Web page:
The expedition cruise market is heating up, particularly on the luxury end, with several new ships coming that offer a full array of James Bond-type toys to play with.
At least six new ships have been ordered this year or are the subjects of letters of intent to build. In addition, Celebrity Cruises has expanded its Xpedition brand for the first time since it was created in 2004, acquiring two new ships that will sail in the Galapagos.
One agent said the orders amounted to an “explosion” of interest in upscale expedition cruising, which until now has been a very small niche.
“To have this much new inventory coming in essentially all at once is just mind-blowing,” said Linda Allen, an adventure cruise specialist at Cruises by Linda in Harrison, Ark.
The trend kicked off when river cruise operator Scenic announced it would build a 228-passenger vessel that it dubbed an “ultraluxury, mega-discovery yacht.” The ship will be the first oceangoing vessel for Scenic, which since 2008 has been a river cruise line.
Called the Scenic Eclipse and scheduled for delivery in 2018, the ship will offer six dining venues, a 5,000-square-foot spa, a variety of hot tubs and pools and a 2,500-square-foot owner’s suite.
Vaulting Eclipse into another league, however, are items most often associated with private yachts owned by billionaires: two helicopters for excursions as well as a seven-seat submarine. A fleet of Zodiacs and kayaks will be onboard along with scuba diving and snorkeling equipment.
Because some of the most lucrative expedition cruises ply Antarctica and other polar regions, the ship will be reinforced to Polar 6 ice travel standards, which allows for summer/autumn operation in medium first-year ice.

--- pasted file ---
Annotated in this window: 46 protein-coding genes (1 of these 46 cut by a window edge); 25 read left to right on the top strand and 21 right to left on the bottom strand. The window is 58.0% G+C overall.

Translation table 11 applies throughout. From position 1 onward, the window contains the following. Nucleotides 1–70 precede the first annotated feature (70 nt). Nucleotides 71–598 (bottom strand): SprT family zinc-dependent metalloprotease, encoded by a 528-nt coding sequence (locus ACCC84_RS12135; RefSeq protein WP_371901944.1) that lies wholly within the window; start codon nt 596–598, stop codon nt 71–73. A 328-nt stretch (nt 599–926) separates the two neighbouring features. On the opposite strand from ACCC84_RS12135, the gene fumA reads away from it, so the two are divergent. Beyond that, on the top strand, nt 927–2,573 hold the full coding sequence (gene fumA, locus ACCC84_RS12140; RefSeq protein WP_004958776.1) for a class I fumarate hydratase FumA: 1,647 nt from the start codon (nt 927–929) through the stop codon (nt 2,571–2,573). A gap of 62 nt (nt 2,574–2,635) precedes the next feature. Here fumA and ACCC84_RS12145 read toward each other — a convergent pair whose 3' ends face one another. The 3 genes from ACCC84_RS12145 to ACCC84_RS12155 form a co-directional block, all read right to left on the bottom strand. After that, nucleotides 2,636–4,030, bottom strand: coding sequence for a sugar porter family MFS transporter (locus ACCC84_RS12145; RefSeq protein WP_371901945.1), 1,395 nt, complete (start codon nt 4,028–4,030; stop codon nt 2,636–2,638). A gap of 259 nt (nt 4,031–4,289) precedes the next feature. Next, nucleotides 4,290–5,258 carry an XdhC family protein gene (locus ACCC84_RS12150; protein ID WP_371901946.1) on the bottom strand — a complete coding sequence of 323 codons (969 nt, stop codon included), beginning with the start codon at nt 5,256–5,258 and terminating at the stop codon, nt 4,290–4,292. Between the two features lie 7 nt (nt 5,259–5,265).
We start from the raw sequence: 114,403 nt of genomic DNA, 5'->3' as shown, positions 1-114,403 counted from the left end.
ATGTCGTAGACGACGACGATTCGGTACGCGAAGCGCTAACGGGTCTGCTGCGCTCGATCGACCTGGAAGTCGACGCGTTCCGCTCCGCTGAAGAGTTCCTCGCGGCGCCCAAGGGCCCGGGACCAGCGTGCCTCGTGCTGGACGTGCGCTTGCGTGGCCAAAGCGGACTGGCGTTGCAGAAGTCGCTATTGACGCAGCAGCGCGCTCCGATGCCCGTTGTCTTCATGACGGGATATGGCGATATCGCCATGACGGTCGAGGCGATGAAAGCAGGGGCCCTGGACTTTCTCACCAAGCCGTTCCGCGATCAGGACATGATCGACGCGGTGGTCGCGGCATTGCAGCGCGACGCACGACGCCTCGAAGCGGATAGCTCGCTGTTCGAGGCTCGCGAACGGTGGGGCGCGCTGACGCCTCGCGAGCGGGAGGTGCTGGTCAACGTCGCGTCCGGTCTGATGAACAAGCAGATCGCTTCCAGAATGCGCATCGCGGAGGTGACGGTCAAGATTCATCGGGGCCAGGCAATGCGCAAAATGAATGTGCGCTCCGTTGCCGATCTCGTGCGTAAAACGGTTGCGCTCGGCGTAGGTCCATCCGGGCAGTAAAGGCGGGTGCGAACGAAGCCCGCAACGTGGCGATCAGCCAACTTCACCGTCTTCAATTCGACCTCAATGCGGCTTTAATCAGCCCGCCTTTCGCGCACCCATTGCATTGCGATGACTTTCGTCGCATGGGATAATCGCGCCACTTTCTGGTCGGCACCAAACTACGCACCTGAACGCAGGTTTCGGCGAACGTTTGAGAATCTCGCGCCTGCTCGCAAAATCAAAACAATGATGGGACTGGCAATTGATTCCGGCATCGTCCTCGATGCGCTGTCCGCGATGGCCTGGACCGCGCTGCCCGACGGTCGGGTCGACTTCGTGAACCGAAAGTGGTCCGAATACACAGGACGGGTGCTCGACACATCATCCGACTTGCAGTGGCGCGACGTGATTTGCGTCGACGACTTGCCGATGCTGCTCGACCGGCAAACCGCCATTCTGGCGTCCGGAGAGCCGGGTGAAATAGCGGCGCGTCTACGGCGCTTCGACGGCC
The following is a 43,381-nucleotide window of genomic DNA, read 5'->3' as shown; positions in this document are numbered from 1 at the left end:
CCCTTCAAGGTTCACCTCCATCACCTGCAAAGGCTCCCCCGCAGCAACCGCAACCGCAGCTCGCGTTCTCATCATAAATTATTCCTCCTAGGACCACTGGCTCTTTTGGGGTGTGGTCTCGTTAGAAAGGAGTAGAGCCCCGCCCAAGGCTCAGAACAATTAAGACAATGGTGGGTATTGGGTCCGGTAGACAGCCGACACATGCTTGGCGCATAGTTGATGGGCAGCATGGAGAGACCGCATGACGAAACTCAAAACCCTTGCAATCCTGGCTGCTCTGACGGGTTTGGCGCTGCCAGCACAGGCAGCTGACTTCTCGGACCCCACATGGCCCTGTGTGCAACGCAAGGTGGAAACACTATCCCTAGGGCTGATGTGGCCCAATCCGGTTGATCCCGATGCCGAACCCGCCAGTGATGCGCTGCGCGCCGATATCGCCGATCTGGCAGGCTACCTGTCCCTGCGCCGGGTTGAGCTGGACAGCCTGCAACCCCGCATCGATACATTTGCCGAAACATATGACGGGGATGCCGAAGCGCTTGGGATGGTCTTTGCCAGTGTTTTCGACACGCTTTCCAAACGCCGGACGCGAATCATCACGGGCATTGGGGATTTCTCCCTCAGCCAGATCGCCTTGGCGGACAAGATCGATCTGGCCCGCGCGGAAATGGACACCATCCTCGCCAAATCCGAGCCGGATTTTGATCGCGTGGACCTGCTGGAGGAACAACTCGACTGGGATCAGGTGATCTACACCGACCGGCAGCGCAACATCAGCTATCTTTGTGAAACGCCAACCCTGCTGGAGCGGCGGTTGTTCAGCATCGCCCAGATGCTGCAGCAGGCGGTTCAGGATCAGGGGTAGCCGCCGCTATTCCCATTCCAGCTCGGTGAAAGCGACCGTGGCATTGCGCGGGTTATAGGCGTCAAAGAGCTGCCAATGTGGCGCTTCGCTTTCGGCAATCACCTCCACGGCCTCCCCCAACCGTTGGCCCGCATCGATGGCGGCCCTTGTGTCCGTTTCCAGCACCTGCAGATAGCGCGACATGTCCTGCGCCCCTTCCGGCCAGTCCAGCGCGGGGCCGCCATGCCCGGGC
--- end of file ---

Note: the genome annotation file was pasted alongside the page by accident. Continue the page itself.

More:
Earlier this month, Crystal Cruises unveiled its version of the discovery yacht, which will carry 200 passengers; it will be Polar 6 rated and will have two helicopters. But in addition, it will feature a second submarine.
The two ships are scheduled to make their debuts within days of each other in August 2018, the Eclipse emerging from a shipyard in Croatia, the Endeavor from yards in northern Germany.
Also arriving in 2018 will be the first of four new vessels covered by a letter of intent between a Norwegian shipyard and Ponant, the French-owned luxury expedition line. The ships will carry 184 passengers each and be ice-class-rated, said Navin Sawhney, Ponant’s CEO for the Americas.
In Ponant’s case, the demand came in part from repeat cruisers seeking new experiences. “What we’ve seen is that the general cruise market has a small segment of people who are saying, ‘I’ve been to several places around the world. I want to experience something very different,’” Sawhney said.
In other cases, it’s first-time cruisers who are more oriented toward adventure travel than toward ships.
“There’s a surge, I think, of people looking to build experiences, sort of a migration away from [material] things,” said Sven-Olof Lindblad, president and CEO of Lindblad Expedition Holdings, which is also building two 100-passenger expedition ships for delivery in 2017 and 2018.
Another expedition option in 2017 will be Silversea Cruises’ original ship, the Silver Cloud, which will be converted into an ice-class ship during an extensive refurbishment and added to Silversea’s expedition fleet.
The shipbuilding boom comes in the wake of new owners with deep pockets taking control at Crystal and Ponant and Lindblad Expeditions going public. Lindblad said there’s a lot of capital looking for places to go.
One of the signature destinations for expedition cruising is the Galapagos Islands. Celebrity Xpeditions said earlier this month that it would acquire another operator there: Ocean Adventures and its two ships, the 16-guest catamaran, Athala II, and the 48-guest ship, the Eclipse. Late last year Lindblad agreed to acquire the 96-passenger Via Australis for use in the Galapagos later this year.